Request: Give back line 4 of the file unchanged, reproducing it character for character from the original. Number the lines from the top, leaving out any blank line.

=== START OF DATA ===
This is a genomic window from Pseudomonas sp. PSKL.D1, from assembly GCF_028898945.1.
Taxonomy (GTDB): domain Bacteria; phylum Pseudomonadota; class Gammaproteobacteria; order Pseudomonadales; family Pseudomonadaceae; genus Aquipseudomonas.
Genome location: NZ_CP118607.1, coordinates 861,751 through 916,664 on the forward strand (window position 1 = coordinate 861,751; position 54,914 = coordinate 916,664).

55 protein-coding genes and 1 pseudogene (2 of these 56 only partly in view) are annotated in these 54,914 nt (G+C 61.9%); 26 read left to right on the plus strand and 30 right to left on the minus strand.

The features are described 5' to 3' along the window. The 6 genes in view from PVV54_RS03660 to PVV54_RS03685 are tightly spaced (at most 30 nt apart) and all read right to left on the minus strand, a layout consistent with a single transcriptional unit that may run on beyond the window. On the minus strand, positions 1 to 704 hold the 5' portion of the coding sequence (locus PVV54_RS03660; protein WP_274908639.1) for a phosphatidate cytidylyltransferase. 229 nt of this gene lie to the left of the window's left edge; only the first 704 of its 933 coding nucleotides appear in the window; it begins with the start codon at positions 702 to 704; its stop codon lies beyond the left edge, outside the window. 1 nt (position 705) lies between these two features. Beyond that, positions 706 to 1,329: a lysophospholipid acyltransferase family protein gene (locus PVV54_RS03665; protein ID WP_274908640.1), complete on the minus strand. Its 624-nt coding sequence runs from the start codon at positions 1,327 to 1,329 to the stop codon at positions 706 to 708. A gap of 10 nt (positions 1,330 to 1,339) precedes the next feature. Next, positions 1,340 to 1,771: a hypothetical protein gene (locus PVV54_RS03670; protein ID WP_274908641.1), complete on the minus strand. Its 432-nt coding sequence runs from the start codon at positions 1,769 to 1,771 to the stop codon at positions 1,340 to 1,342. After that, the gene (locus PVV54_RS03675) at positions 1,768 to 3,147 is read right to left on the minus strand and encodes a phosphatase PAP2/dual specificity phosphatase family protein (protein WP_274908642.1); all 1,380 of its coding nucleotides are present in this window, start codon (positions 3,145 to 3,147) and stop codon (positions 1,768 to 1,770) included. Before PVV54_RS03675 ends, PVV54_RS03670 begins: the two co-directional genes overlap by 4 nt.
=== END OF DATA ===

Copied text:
55 protein-coding genes and 1 pseudogene (2 of these 56 only partly in view) are annotated in these 54,914 nt (G+C 61.9%); 26 read left to right on the plus strand and 30 right to left on the minus strand.